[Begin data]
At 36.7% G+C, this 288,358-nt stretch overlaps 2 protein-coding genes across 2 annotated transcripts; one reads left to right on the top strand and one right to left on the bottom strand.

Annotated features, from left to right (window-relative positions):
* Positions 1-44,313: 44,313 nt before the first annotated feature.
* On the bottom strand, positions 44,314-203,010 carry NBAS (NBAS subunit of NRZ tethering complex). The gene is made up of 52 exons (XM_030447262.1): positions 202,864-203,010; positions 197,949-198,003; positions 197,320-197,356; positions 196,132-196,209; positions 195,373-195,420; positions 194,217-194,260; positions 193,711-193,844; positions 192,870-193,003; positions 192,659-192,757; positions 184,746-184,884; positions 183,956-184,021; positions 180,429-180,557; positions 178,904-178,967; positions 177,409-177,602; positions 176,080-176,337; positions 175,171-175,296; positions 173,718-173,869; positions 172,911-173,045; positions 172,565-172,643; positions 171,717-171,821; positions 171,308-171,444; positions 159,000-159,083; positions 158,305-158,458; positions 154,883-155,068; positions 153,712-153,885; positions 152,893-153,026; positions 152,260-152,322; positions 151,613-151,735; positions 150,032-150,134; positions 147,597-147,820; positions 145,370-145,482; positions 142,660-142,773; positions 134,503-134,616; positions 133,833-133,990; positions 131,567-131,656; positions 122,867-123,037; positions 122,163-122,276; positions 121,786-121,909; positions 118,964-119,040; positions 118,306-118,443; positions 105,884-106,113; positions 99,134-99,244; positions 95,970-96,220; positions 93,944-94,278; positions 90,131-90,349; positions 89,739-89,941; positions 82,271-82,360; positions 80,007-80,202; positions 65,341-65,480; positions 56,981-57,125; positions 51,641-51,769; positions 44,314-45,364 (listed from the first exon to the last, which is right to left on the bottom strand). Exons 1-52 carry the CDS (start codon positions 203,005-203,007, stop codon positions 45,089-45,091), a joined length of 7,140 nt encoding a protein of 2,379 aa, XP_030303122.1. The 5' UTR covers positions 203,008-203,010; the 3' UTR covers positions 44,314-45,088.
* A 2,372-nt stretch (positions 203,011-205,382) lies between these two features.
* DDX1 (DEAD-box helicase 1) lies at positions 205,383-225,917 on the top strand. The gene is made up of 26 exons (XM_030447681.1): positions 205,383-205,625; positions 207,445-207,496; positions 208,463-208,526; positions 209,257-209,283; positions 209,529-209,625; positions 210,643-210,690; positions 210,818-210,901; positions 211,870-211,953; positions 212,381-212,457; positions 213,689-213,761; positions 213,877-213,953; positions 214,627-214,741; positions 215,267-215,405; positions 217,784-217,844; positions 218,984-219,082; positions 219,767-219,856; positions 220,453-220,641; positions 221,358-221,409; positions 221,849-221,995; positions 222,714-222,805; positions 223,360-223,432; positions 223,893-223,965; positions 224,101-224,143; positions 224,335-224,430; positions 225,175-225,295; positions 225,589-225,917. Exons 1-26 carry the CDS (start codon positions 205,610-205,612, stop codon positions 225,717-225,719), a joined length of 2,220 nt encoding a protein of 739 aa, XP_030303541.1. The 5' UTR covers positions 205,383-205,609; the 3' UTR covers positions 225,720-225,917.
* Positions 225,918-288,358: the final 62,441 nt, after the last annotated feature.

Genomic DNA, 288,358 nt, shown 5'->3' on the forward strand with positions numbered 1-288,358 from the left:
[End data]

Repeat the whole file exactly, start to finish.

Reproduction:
At 36.7% G+C, this 288,358-nt stretch overlaps 2 protein-coding genes across 2 annotated transcripts; one reads left to right on the top strand and one right to left on the bottom strand.

Annotated features, from left to right (window-relative positions):
* Positions 1-44,313: 44,313 nt before the first annotated feature.
* On the bottom strand, positions 44,314-203,010 carry NBAS (NBAS subunit of NRZ tethering complex). The gene is made up of 52 exons (XM_030447262.1): positions 202,864-203,010; positions 197,949-198,003; positions 197,320-197,356; positions 196,132-196,209; positions 195,373-195,420; positions 194,217-194,260; positions 193,711-193,844; positions 192,870-193,003; positions 192,659-192,757; positions 184,746-184,884; positions 183,956-184,021; positions 180,429-180,557; positions 178,904-178,967; positions 177,409-177,602; positions 176,080-176,337; positions 175,171-175,296; positions 173,718-173,869; positions 172,911-173,045; positions 172,565-172,643; positions 171,717-171,821; positions 171,308-171,444; positions 159,000-159,083; positions 158,305-158,458; positions 154,883-155,068; positions 153,712-153,885; positions 152,893-153,026; positions 152,260-152,322; positions 151,613-151,735; positions 150,032-150,134; positions 147,597-147,820; positions 145,370-145,482; positions 142,660-142,773; positions 134,503-134,616; positions 133,833-133,990; positions 131,567-131,656; positions 122,867-123,037; positions 122,163-122,276; positions 121,786-121,909; positions 118,964-119,040; positions 118,306-118,443; positions 105,884-106,113; positions 99,134-99,244; positions 95,970-96,220; positions 93,944-94,278; positions 90,131-90,349; positions 89,739-89,941; positions 82,271-82,360; positions 80,007-80,202; positions 65,341-65,480; positions 56,981-57,125; positions 51,641-51,769; positions 44,314-45,364 (listed from the first exon to the last, which is right to left on the bottom strand). Exons 1-52 carry the CDS (start codon positions 203,005-203,007, stop codon positions 45,089-45,091), a joined length of 7,140 nt encoding a protein of 2,379 aa, XP_030303122.1. The 5' UTR covers positions 203,008-203,010; the 3' UTR covers positions 44,314-45,088.
* A 2,372-nt stretch (positions 203,011-205,382) lies between these two features.
* DDX1 (DEAD-box helicase 1) lies at positions 205,383-225,917 on the top strand. The gene is made up of 26 exons (XM_030447681.1): positions 205,383-205,625; positions 207,445-207,496; positions 208,463-208,526; positions 209,257-209,283; positions 209,529-209,625; positions 210,643-210,690; positions 210,818-210,901; positions 211,870-211,953; positions 212,381-212,457; positions 213,689-213,761; positions 213,877-213,953; positions 214,627-214,741; positions 215,267-215,405; positions 217,784-217,844; positions 218,984-219,082; positions 219,767-219,856; positions 220,453-220,641; positions 221,358-221,409; positions 221,849-221,995; positions 222,714-222,805; positions 223,360-223,432; positions 223,893-223,965; positions 224,101-224,143; positions 224,335-224,430; positions 225,175-225,295; positions 225,589-225,917. Exons 1-26 carry the CDS (start codon positions 205,610-205,612, stop codon positions 225,717-225,719), a joined length of 2,220 nt encoding a protein of 739 aa, XP_030303541.1. The 5' UTR covers positions 205,383-205,609; the 3' UTR covers positions 225,720-225,917.
* Positions 225,918-288,358: the final 62,441 nt, after the last annotated feature.

Genomic DNA, 288,358 nt, shown 5'->3' on the forward strand with positions numbered 1-288,358 from the left: